MEET THE GROWERS CQ: Ryan & Jake Brooks 


Meet the growers CQ: Nathan Stevens







MEET THE GROWERS SQ: neil parami


Adam Pike   G.O Pike and Sons

Hello, I’m Adam Pike

I got into pineapple farming through my family and I now work with my father Gary. Our farm produces 1,000,000 pineapple plants and we also grow custard apples.

Choosing a good pineapple is as simple as looking at the appearance and their size. Once picked they are ready to eat so I don’t leave them lying around too long as they won’t get any better.

Fixing the gear and moving dirt are some of the things I love to do around the farm and if I wasn’t a grower I would be a Diesel Mechanic!

I love eating pines fresh, fresh, and fresh but when I cook them, my favourite recipe is Sweet N’ Sour Chicken, with pineapple of course, it so simple!

One of our big challenges in the pineapple industry is crop spread, and we try to harvest as many weeks a year as possible to look after our customers who are always coming back for more. With The Pure Gold pineapple eating so well all year round, consumers are now learning to trust the fruit right through winter too and eat pineapple all year.

In my spare time I enjoy Wakeboarding and Snowboarding, both a fair bit cooler than picking pines in 40 degrees!


Nathan Stevens  Lake Mary Pines

Hi I’m Nathan Stevens!

I own and work on a beautiful Pineapple farm called Lake Mary Pines, at Bungundarra west of Yeppoon. I became a pineapple farmer through my family. My father & mother, Col and Gail Stevens started farming in 1980 at our original property near Lake Mary.

I joined my parents on the farm in 1998 because I wanted to and I love farming. My preferred farming operation is boom spraying as I get to assess the patch, but I’ll put my hand to anything that arises on the farm. I feel the biggest challenge we face as pineapple producers are extreme weather conditions. We were hit particularly hard by the Cyclone in 2015. Our Farm produces 1.5 Million pines per year, mostly Pure Gold’s varieties and a selection of Yeppoon Pineapples for summer. The two key elements to look for when choosing your fruit are colour and flavour (Sugar) and to ensure you are buying perfect fruit look for our well-known labels and always check the fruit for freshness.

My favourite way to eat pineapple is in a salsa on a fresh caught barbequed barramundi, but I also love it on its own, or diced with finely chopped red onions and mint sauce.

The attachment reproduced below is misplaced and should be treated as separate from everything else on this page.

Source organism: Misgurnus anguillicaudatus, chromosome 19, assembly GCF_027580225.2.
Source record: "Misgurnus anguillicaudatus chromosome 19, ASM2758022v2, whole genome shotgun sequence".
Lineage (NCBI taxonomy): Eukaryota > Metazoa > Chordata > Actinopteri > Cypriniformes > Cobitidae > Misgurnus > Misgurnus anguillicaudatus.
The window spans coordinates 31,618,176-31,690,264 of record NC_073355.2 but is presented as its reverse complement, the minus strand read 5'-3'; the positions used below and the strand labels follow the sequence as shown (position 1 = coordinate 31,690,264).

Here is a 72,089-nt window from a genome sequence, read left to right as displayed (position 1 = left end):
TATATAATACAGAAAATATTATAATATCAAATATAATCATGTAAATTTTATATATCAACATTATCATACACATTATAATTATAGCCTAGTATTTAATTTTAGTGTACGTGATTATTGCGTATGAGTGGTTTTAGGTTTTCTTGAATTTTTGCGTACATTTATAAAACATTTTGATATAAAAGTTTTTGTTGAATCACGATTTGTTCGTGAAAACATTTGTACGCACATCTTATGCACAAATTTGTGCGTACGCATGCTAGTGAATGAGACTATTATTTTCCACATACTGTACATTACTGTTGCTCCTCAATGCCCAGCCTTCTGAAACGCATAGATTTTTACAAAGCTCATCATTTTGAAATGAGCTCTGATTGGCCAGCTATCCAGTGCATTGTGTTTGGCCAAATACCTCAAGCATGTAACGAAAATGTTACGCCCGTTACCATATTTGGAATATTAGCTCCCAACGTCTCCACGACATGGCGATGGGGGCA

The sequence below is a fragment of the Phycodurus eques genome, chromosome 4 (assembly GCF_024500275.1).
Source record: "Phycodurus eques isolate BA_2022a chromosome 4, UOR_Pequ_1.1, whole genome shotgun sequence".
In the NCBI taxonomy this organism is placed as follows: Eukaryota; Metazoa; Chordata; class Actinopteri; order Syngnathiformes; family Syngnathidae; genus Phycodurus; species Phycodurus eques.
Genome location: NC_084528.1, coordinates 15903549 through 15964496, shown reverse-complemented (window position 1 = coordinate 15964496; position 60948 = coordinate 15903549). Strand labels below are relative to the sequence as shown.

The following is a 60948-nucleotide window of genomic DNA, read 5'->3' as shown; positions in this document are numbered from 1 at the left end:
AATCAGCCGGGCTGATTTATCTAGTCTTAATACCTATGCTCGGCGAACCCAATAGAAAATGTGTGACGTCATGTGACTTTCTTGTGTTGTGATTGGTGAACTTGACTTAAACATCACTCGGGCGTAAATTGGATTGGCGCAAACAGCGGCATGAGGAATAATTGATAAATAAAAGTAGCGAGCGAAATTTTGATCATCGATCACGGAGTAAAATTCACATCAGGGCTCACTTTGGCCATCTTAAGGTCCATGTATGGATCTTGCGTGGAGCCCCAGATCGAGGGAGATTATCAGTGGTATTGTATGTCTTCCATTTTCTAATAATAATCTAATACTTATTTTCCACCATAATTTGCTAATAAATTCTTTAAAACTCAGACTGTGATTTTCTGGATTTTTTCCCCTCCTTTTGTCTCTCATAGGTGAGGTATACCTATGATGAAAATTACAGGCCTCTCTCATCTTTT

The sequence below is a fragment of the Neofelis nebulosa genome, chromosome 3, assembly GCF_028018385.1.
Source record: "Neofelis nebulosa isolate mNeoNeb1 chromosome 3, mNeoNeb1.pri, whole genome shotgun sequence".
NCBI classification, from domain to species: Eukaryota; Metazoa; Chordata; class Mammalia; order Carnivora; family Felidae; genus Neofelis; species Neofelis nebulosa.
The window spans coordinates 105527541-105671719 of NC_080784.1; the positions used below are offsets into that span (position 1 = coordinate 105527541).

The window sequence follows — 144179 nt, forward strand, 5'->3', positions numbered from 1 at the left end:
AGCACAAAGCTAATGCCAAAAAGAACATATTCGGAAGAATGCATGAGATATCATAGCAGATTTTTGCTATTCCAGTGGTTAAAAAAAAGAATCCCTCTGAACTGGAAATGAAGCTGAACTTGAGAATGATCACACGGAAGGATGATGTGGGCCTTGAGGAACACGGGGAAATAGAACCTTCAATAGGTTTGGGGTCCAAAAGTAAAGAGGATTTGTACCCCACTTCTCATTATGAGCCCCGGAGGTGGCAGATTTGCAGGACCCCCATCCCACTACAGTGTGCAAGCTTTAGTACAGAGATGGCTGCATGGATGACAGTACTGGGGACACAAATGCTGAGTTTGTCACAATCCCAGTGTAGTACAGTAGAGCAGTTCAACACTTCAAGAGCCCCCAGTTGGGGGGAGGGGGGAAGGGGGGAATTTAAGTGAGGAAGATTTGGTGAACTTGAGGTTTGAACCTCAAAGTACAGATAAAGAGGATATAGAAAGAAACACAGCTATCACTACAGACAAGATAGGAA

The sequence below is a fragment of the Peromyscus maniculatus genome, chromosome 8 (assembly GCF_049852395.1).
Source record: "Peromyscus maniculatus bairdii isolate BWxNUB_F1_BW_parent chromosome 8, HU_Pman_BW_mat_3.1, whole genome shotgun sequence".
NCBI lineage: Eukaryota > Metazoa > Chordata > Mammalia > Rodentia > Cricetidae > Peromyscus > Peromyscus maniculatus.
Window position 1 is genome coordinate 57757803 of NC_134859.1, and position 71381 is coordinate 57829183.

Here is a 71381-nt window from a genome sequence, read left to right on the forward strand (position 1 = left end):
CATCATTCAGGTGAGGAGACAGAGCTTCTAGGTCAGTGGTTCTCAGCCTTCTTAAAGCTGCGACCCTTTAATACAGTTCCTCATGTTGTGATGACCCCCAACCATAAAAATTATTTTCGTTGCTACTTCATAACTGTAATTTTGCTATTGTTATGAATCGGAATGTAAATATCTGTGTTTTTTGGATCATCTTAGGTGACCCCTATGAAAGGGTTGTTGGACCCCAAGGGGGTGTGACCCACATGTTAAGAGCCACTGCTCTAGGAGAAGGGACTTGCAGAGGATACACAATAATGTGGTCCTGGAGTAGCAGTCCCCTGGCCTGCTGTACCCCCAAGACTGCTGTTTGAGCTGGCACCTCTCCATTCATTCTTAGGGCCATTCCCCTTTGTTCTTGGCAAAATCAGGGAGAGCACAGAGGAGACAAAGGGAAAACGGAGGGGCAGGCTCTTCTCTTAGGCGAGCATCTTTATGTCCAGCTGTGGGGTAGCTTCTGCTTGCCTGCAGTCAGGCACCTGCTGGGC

If I wasn’t a farmer I would be a fisherman as it’s one of my favourite pastimes.


Ben CliftonValley Syndicate 

I’m Ben Clifton

Our farm is called “Valley Syndicate” a name given to our original farming business a long time ago. My Brother in Law and I have started this new farm from scratch at the current property at Bungundarra.

After a few very difficult years of hard work and long hours, the new farm is up and running and producing some great fruit. The big challenges include the variable weather and input costs which have been massive on the new property.

The farm produces about 1.6 million pines per year with two varieties, Pure Gold for the fresh market and also Smooths for Golden Circle. Two tips and key elements of choosing and eating pineapples are making sure you buy them fresh and trusting us growers to pick a perfect pineapples for you and then put our label on it to ensure good quality.

I love eating pines straight off the bush first thing in the morning! I also enjoy them on burgers and pizza.

Mostly I enjoy life on the farm but if I wasn’t a farmer I’d love to be a Surf or Scuba Instructor. My hobbies include fishing and surfing and I love going camping with my family


Gordon Oakes  Oakes & Sons

I’m Gordon Oakes

I’m a hard worker with a mischievous streak who like’s a joke. I got into farming in 1981 following the family tradition with my brother Murray. I was keen, even though my mum didn’t really want me to, but it was a good decision. We grow 1.6 Million pineapples a year, originally all smooths for Golden Circle, but now mostly Pure Gold as it’s a better quality fresh fruit and giving us a good farm gate return.

I judge a good pineapple by its texture and flavour and make sure the skin is still nice and firm and the base leaves are still green. I enjoy ploughing on the farm, but if I wasn’t a pineapple grower, I’d be a publican! No surprise that in my spare time I enjoy riding my motorbike, playing and watching footy, and the occasional rum!

I like my pineapple fresh and chilled or diced with passion fruit and ice cream, but I recommend you try a pineapple and cinnamon rum punch.